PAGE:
In reviewing whether the government’s evidence was sufficient to prove that Sams’s conduct constituted a scheme to defraud, we view the evidence in the light most favorable to the government and draw all reasonable inferences and credibility choices in favor of the factfinder’s verdict. United States v. Suarez, 893 F.3d 1330, 1333-34 (11th Cir. 2018).1

Applying those principles to this case, Sams’s conduct constituted a scheme to defraud. First, contrary to Sams’s argument that the evidence of Counts I through V of the indictment was insufficient, Sams did not provide Asmar with “exactly what he paid for.”

Sams represented to Asmar that his friend Steiger was “Robert Woods,” president of Woods Security Group, which had 50 software engineers ready to develop his app idea. Using the analogy in Takhalov, Sams offered Asmar Pappy Van Winkle. Naturally, Asmar testified that he would not have signed the contract had he known that “Robert Woods” was actually a hot-air balloon pilot, not the president of a company with a team of software engineers. Sams ultimately delivered something fairly described as a completed “app,” but neither the fictional Woods nor the fictional expert company had been involved.

Rather, Sams pocketed Asmar’s money and hired relatively inexpensive contract programmers. Instead of serving Asmar the promised Pappy Van Winkle, Sams poured Old Crow. And it showed in the programming. The government presented evidence that the app shut off from time to time and experienced other “bugs.” Sams deprived Asmar of the opportunity to weigh the true risks and benefits of the transaction and thereby accomplished a scheme to defraud. See Treadwell, 593 F.3d at 997-98. As we have previously held, this is true regardless of whether Asmar experienced a financial loss, and regardless of the quality or cost of the work performed by Sams’s contract engineers. Maxwell, 579 F.3d at 1302.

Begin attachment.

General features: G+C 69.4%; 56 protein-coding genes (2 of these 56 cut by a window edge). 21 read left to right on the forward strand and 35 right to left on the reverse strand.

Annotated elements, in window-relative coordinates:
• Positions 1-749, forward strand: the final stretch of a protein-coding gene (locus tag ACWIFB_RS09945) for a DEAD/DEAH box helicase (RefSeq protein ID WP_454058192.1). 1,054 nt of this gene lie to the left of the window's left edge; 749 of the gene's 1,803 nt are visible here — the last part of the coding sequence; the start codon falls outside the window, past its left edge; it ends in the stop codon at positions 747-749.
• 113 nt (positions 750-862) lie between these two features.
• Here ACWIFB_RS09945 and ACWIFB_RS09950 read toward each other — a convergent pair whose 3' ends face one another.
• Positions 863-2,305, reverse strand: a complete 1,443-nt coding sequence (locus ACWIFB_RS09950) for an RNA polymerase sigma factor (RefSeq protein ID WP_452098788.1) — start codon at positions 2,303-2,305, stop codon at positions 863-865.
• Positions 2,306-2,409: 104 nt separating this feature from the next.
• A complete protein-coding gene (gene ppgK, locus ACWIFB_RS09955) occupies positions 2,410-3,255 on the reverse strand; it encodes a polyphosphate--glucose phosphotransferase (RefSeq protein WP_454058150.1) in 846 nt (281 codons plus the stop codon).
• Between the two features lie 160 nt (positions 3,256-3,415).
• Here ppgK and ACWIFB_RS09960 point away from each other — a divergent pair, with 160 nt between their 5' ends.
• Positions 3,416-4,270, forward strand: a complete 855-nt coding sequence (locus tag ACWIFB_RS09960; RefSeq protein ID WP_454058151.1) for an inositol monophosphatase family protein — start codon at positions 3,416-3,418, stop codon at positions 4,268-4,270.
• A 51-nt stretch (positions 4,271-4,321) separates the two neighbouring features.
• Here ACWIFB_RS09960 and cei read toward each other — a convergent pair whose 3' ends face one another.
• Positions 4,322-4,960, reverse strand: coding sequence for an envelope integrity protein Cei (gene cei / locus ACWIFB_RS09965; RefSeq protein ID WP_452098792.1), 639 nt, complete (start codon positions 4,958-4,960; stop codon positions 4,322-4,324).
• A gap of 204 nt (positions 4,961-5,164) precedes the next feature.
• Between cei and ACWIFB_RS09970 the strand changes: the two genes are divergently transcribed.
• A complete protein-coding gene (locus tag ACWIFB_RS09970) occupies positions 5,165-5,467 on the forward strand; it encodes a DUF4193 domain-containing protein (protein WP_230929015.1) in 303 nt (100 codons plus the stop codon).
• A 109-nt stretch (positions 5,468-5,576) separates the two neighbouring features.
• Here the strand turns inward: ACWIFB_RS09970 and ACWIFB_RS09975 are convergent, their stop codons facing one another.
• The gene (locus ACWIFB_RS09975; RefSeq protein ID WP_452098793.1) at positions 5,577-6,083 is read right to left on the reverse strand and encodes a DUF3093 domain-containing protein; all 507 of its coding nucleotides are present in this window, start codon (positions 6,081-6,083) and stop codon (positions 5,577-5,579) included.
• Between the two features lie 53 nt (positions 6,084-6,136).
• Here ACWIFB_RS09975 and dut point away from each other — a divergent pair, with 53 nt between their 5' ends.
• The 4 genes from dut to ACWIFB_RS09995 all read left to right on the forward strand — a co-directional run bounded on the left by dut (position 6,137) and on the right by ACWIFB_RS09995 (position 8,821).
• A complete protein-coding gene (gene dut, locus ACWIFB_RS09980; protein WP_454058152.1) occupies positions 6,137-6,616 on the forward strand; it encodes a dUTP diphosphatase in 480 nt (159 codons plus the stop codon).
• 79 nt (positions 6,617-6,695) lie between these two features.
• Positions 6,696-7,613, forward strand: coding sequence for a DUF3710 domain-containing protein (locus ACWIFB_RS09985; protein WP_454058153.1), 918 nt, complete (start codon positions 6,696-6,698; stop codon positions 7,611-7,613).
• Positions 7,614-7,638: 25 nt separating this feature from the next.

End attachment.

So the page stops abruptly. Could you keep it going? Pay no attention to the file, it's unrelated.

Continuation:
The government’s evidence of the wire fraud charged in Counts II, III, and IV was therefore sufficient to prove Sams’s guilt. And, since Sams makes no other argument about the sufficiency of the related conspiracy and money-laundering counts, the evidence of Counts I and V was also sufficient.

Having concluded that the government’s evidence of Counts I through V was sufficient, we also reject Sams’s arguments concerning the sufficiency of the government’s evidence of Counts VI and VII. Those arguments are premised on Sams’s assertions that Asmar owed Sams a legitimate debt for his role in developing the app and that proof of a scheme to defraud had to include Sams’s attempt to receive “something to which he was not entitled.” But Asmar’s purported debt to Sams was the result of Sams’s scheme to defraud, and not something to which he was entitled. The government’s evidence of Counts VI and VII was therefore sufficient.


In sum, the judgment of the district court is AFFIRMED.


1.   We reject Sams’s suggestion, raised for the first time in his reply brief, that we should not view the evidence in the light most favorable to government. Merits of his contention aside, “we decline to consider issues raised for the first time in an appellant’s reply brief.” United States v. Britt, 437 F.3d 1103, 1104 (11th Cir. 2006).